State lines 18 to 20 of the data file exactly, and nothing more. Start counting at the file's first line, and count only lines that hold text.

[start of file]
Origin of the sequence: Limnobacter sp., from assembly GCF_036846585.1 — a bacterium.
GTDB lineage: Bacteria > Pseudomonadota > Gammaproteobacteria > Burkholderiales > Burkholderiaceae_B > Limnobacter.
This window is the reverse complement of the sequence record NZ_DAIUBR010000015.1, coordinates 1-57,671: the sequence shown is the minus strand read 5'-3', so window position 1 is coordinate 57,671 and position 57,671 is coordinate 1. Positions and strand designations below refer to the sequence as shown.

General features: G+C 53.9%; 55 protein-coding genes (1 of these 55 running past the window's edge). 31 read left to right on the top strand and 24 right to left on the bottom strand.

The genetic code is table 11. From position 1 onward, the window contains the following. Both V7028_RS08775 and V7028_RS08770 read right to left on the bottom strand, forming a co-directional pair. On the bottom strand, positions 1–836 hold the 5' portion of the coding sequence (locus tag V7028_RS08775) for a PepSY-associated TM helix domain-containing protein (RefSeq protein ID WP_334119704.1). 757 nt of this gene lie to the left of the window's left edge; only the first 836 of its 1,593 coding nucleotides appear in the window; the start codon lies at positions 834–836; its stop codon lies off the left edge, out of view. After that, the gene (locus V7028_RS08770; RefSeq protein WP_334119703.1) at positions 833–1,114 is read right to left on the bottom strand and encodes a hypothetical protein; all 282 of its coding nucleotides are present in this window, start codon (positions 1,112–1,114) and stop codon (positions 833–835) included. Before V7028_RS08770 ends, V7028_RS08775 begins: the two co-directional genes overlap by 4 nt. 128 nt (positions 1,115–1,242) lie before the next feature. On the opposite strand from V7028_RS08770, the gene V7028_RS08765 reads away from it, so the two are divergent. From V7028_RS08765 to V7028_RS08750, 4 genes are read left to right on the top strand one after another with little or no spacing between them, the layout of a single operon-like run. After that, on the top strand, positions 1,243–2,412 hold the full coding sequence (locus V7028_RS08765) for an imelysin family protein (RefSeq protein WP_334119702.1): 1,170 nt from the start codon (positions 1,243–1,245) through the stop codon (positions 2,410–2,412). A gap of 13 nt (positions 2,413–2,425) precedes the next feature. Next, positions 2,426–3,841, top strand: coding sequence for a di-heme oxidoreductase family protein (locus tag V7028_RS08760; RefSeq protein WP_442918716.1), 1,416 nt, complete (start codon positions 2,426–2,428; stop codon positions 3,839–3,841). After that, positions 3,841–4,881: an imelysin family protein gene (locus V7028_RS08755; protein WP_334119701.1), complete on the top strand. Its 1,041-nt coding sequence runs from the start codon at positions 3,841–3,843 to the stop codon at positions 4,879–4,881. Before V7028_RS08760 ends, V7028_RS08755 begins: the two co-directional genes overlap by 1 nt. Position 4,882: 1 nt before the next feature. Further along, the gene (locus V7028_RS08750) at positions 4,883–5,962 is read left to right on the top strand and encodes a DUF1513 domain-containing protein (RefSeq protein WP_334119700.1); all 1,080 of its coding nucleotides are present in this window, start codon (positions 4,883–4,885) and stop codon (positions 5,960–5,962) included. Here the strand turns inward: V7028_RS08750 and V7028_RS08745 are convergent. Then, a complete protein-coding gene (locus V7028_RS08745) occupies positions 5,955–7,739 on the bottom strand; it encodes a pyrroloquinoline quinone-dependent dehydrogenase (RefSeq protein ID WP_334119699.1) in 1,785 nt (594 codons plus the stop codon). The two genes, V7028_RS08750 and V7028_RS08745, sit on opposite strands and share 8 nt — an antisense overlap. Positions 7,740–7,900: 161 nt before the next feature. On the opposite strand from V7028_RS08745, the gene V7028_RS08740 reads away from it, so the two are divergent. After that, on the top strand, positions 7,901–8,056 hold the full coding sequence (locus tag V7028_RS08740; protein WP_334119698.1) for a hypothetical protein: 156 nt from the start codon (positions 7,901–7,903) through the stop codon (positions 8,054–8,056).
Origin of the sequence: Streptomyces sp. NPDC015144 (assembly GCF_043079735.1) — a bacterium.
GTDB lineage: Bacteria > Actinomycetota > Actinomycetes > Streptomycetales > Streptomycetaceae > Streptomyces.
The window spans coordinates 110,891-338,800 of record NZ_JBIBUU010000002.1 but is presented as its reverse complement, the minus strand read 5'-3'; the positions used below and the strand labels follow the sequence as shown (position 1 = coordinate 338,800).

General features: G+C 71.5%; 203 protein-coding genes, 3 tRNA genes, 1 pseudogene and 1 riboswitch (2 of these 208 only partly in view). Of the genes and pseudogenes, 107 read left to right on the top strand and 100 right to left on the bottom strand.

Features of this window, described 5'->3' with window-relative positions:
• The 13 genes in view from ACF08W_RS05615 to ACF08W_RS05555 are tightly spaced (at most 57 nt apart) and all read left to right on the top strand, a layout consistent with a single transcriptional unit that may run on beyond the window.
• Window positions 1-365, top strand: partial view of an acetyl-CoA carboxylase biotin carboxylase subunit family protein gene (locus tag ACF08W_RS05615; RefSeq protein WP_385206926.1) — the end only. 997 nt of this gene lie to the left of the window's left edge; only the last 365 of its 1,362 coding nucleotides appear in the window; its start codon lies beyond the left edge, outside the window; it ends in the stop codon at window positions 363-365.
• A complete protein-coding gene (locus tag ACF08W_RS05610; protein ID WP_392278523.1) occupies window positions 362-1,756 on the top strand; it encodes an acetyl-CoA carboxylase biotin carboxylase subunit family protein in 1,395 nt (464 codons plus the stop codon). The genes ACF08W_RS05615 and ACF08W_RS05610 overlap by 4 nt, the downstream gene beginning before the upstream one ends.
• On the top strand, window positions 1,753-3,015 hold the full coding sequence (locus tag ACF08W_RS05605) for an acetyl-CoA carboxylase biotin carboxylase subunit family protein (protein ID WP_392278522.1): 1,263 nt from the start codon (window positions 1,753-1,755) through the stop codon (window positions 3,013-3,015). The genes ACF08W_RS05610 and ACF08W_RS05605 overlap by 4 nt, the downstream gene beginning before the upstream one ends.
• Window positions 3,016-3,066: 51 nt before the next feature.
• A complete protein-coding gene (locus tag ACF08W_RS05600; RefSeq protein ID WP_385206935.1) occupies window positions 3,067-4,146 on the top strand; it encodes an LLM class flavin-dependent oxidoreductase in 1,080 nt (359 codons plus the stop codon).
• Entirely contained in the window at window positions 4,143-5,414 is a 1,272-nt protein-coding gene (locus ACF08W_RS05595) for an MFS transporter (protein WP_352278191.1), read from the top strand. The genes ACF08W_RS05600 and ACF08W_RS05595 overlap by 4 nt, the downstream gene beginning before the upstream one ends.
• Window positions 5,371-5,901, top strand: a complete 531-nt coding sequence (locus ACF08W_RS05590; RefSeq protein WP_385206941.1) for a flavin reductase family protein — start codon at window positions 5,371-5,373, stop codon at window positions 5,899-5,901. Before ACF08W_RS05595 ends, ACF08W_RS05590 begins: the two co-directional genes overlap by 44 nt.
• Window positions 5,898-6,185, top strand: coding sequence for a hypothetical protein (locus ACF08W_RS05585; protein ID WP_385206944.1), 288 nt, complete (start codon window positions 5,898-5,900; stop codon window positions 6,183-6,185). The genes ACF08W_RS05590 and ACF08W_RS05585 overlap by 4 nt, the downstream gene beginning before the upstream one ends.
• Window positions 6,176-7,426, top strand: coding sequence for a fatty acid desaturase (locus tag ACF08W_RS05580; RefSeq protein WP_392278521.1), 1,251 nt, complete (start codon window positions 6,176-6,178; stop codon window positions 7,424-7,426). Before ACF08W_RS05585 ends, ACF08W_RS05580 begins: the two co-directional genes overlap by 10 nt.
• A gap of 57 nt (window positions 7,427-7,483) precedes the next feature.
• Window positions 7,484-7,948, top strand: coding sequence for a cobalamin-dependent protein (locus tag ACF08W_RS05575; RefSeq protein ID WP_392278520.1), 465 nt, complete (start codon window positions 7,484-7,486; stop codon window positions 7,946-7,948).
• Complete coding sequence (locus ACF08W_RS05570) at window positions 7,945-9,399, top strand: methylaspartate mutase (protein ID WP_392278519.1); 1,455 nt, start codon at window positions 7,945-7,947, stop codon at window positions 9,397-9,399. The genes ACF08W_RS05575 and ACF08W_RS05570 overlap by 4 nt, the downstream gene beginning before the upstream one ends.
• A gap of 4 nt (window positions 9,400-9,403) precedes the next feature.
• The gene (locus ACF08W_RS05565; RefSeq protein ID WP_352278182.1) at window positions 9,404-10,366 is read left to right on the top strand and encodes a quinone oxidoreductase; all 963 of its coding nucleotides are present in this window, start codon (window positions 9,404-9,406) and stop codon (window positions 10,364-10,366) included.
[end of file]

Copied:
• Window positions 5,371-5,901, top strand: a complete 531-nt coding sequence (locus ACF08W_RS05590; RefSeq protein WP_385206941.1) for a flavin reductase family protein — start codon at window positions 5,371-5,373, stop codon at window positions 5,899-5,901. Before ACF08W_RS05595 ends, ACF08W_RS05590 begins: the two co-directional genes overlap by 44 nt.
• Window positions 5,898-6,185, top strand: coding sequence for a hypothetical protein (locus ACF08W_RS05585; protein ID WP_385206944.1), 288 nt, complete (start codon window positions 5,898-5,900; stop codon window positions 6,183-6,185). The genes ACF08W_RS05590 and ACF08W_RS05585 overlap by 4 nt, the downstream gene beginning before the upstream one ends.
• Window positions 6,176-7,426, top strand: coding sequence for a fatty acid desaturase (locus tag ACF08W_RS05580; RefSeq protein WP_392278521.1), 1,251 nt, complete (start codon window positions 6,176-6,178; stop codon window positions 7,424-7,426). Before ACF08W_RS05585 ends, ACF08W_RS05580 begins: the two co-directional genes overlap by 10 nt.